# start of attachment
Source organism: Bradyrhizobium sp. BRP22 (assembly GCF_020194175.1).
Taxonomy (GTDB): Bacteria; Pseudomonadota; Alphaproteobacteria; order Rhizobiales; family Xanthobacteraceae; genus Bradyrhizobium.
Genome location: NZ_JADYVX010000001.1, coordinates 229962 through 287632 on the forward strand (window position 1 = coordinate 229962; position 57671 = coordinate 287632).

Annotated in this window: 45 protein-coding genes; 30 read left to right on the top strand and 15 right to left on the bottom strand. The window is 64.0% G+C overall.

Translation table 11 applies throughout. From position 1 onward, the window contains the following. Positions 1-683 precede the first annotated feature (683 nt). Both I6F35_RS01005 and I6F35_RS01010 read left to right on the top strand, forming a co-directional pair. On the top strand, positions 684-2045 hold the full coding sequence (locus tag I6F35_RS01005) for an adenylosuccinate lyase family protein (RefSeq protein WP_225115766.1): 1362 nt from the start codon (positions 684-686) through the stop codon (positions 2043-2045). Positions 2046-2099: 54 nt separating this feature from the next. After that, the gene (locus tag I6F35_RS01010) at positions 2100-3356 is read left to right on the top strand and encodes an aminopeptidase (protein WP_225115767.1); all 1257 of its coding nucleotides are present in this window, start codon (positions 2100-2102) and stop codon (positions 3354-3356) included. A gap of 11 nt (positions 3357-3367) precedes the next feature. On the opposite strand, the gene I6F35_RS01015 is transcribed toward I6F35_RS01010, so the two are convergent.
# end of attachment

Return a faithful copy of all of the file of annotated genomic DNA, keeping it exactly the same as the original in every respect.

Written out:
Source organism: Bradyrhizobium sp. BRP22 (assembly GCF_020194175.1).
Taxonomy (GTDB): Bacteria; Pseudomonadota; Alphaproteobacteria; order Rhizobiales; family Xanthobacteraceae; genus Bradyrhizobium.
Genome location: NZ_JADYVX010000001.1, coordinates 229962 through 287632 on the forward strand (window position 1 = coordinate 229962; position 57671 = coordinate 287632).

Annotated in this window: 45 protein-coding genes; 30 read left to right on the top strand and 15 right to left on the bottom strand. The window is 64.0% G+C overall.

Translation table 11 applies throughout. From position 1 onward, the window contains the following. Positions 1-683 precede the first annotated feature (683 nt). Both I6F35_RS01005 and I6F35_RS01010 read left to right on the top strand, forming a co-directional pair. On the top strand, positions 684-2045 hold the full coding sequence (locus tag I6F35_RS01005) for an adenylosuccinate lyase family protein (RefSeq protein WP_225115766.1): 1362 nt from the start codon (positions 684-686) through the stop codon (positions 2043-2045). Positions 2046-2099: 54 nt separating this feature from the next. After that, the gene (locus tag I6F35_RS01010) at positions 2100-3356 is read left to right on the top strand and encodes an aminopeptidase (protein WP_225115767.1); all 1257 of its coding nucleotides are present in this window, start codon (positions 2100-2102) and stop codon (positions 3354-3356) included. A gap of 11 nt (positions 3357-3367) precedes the next feature. On the opposite strand, the gene I6F35_RS01015 is transcribed toward I6F35_RS01010, so the two are convergent.